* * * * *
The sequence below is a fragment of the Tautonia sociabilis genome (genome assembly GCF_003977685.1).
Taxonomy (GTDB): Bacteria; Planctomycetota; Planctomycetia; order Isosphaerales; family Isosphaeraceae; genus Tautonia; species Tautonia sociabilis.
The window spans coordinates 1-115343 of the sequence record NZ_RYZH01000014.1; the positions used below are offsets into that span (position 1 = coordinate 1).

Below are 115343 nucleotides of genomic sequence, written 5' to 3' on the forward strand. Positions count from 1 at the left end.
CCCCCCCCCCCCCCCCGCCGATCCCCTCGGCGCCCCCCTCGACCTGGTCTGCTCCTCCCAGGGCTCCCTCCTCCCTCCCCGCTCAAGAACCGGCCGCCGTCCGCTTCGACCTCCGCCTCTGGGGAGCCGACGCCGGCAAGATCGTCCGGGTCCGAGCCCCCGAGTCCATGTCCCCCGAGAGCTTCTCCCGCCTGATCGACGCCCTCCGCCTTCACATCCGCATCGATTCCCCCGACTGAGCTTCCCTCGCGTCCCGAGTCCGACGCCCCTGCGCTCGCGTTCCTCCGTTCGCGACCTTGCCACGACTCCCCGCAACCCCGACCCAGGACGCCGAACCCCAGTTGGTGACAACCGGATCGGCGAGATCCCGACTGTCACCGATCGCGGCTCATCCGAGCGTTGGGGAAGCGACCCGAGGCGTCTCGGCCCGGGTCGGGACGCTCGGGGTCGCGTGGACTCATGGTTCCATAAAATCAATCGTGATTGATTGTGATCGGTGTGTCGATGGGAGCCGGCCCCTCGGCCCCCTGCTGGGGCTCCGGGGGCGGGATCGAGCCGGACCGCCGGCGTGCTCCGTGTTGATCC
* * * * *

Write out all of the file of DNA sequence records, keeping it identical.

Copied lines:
The sequence below is a fragment of the Tautonia sociabilis genome (genome assembly GCF_003977685.1).
Taxonomy (GTDB): Bacteria; Planctomycetota; Planctomycetia; order Isosphaerales; family Isosphaeraceae; genus Tautonia; species Tautonia sociabilis.
The window spans coordinates 1-115343 of the sequence record NZ_RYZH01000014.1; the positions used below are offsets into that span (position 1 = coordinate 1).

Below are 115343 nucleotides of genomic sequence, written 5' to 3' on the forward strand. Positions count from 1 at the left end.
CCCCCCCCCCCCCCCCGCCGATCCCCTCGGCGCCCCCCTCGACCTGGTCTGCTCCTCCCAGGGCTCCCTCCTCCCTCCCCGCTCAAGAACCGGCCGCCGTCCGCTTCGACCTCCGCCTCTGGGGAGCCGACGCCGGCAAGATCGTCCGGGTCCGAGCCCCCGAGTCCATGTCCCCCGAGAGCTTCTCCCGCCTGATCGACGCCCTCCGCCTTCACATCCGCATCGATTCCCCCGACTGAGCTTCCCTCGCGTCCCGAGTCCGACGCCCCTGCGCTCGCGTTCCTCCGTTCGCGACCTTGCCACGACTCCCCGCAACCCCGACCCAGGACGCCGAACCCCAGTTGGTGACAACCGGATCGGCGAGATCCCGACTGTCACCGATCGCGGCTCATCCGAGCGTTGGGGAAGCGACCCGAGGCGTCTCGGCCCGGGTCGGGACGCTCGGGGTCGCGTGGACTCATGGTTCCATAAAATCAATCGTGATTGATTGTGATCGGTGTGTCGATGGGAGCCGGCCCCTCGGCCCCCTGCTGGGGCTCCGGGGGCGGGATCGAGCCGGACCGCCGGCGTGCTCCGTGTTGATCC